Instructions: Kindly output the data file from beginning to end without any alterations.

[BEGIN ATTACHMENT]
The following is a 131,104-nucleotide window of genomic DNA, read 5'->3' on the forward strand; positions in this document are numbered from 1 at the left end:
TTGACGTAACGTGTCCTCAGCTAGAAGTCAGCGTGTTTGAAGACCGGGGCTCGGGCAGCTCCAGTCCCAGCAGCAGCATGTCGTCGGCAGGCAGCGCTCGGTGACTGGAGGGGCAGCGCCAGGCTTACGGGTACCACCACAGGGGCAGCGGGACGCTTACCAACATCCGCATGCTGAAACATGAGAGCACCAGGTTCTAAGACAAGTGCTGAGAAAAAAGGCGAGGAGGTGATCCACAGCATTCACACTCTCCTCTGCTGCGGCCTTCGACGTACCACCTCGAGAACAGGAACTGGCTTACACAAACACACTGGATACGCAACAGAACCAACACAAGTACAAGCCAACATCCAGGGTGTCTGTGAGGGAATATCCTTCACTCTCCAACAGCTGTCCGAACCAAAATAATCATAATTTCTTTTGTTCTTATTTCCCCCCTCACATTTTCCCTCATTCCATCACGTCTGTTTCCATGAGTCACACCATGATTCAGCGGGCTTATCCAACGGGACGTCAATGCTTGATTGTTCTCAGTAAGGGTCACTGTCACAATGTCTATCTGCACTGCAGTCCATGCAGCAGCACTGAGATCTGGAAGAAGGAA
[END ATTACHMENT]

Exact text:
The following is a 131,104-nucleotide window of genomic DNA, read 5'->3' on the forward strand; positions in this document are numbered from 1 at the left end:
TTGACGTAACGTGTCCTCAGCTAGAAGTCAGCGTGTTTGAAGACCGGGGCTCGGGCAGCTCCAGTCCCAGCAGCAGCATGTCGTCGGCAGGCAGCGCTCGGTGACTGGAGGGGCAGCGCCAGGCTTACGGGTACCACCACAGGGGCAGCGGGACGCTTACCAACATCCGCATGCTGAAACATGAGAGCACCAGGTTCTAAGACAAGTGCTGAGAAAAAAGGCGAGGAGGTGATCCACAGCATTCACACTCTCCTCTGCTGCGGCCTTCGACGTACCACCTCGAGAACAGGAACTGGCTTACACAAACACACTGGATACGCAACAGAACCAACACAAGTACAAGCCAACATCCAGGGTGTCTGTGAGGGAATATCCTTCACTCTCCAACAGCTGTCCGAACCAAAATAATCATAATTTCTTTTGTTCTTATTTCCCCCCTCACATTTTCCCTCATTCCATCACGTCTGTTTCCATGAGTCACACCATGATTCAGCGGGCTTATCCAACGGGACGTCAATGCTTGATTGTTCTCAGTAAGGGTCACTGTCACAATGTCTATCTGCACTGCAGTCCATGCAGCAGCACTGAGATCTGGAAGAAGGAA